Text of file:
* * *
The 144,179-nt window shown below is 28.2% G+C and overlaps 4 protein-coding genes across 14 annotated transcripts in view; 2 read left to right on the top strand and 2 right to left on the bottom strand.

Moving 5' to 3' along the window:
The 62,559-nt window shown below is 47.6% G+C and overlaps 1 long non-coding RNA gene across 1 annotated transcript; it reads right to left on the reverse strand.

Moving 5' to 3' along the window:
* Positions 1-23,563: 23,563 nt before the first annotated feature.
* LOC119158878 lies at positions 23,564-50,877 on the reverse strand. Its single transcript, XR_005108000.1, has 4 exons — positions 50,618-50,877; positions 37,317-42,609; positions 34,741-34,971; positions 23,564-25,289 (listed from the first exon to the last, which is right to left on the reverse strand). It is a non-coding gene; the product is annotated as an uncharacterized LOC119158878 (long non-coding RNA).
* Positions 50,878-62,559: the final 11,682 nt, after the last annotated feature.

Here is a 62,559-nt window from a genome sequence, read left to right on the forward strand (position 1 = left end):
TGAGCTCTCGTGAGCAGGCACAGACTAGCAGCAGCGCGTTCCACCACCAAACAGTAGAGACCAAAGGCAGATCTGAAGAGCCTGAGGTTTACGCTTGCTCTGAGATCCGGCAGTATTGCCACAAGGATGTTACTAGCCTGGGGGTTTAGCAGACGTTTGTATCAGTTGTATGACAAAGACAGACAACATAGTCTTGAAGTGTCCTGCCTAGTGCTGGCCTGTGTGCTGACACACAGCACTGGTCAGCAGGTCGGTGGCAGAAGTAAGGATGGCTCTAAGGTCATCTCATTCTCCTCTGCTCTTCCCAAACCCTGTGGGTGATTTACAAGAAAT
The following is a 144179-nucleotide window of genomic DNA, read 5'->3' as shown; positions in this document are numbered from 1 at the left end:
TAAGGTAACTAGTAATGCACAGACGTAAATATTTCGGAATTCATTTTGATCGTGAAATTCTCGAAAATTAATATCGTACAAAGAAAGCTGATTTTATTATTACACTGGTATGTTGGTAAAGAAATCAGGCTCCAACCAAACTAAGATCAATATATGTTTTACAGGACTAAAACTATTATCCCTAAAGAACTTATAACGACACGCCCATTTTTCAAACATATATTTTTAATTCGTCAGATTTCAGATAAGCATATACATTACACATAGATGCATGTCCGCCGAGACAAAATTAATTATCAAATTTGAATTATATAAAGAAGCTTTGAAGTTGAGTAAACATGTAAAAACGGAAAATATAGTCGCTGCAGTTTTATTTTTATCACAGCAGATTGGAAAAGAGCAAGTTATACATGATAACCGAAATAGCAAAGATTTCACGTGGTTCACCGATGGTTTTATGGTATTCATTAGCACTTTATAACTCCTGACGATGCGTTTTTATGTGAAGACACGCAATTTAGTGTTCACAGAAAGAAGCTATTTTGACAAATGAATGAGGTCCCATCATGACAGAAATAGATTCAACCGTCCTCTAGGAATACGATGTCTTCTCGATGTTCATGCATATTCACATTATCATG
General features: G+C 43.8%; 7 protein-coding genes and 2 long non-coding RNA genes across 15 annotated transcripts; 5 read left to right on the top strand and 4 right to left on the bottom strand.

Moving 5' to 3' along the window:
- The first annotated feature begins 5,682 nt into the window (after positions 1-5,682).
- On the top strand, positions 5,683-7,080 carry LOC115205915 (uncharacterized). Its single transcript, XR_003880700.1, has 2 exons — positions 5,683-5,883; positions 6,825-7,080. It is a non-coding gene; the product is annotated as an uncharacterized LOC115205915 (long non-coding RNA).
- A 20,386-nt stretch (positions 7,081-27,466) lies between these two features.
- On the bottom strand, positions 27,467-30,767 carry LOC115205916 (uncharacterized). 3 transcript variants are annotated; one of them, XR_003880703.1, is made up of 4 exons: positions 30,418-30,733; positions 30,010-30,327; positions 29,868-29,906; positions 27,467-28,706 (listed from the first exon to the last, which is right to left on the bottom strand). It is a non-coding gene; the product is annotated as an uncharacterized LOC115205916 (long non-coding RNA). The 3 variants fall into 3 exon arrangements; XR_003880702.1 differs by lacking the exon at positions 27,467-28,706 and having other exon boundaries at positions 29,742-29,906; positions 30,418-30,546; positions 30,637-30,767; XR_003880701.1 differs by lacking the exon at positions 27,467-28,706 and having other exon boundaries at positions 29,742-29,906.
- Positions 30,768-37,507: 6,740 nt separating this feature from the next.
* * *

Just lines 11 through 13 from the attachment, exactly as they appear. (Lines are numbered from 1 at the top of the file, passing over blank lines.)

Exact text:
TAAGGTAACTAGTAATGCACAGACGTAAATATTTCGGAATTCATTTTGATCGTGAAATTCTCGAAAATTAATATCGTACAAAGAAAGCTGATTTTATTATTACACTGGTATGTTGGTAAAGAAATCAGGCTCCAACCAAACTAAGATCAATATATGTTTTACAGGACTAAAACTATTATCCCTAAAGAACTTATAACGACACGCCCATTTTTCAAACATATATTTTTAATTCGTCAGATTTCAGATAAGCATATACATTACACATAGATGCATGTCCGCCGAGACAAAATTAATTATCAAATTTGAATTATATAAAGAAGCTTTGAAGTTGAGTAAACATGTAAAAACGGAAAATATAGTCGCTGCAGTTTTATTTTTATCACAGCAGATTGGAAAAGAGCAAGTTATACATGATAACCGAAATAGCAAAGATTTCACGTGGTTCACCGATGGTTTTATGGTATTCATTAGCACTTTATAACTCCTGACGATGCGTTTTTATGTGAAGACACGCAATTTAGTGTTCACAGAAAGAAGCTATTTTGACAAATGAATGAGGTCCCATCATGACAGAAATAGATTCAACCGTCCTCTAGGAATACGATGTCTTCTCGATGTTCATGCATATTCACATTATCATG
General features: G+C 43.8%; 7 protein-coding genes and 2 long non-coding RNA genes across 15 annotated transcripts; 5 read left to right on the top strand and 4 right to left on the bottom strand.

Moving 5' to 3' along the window: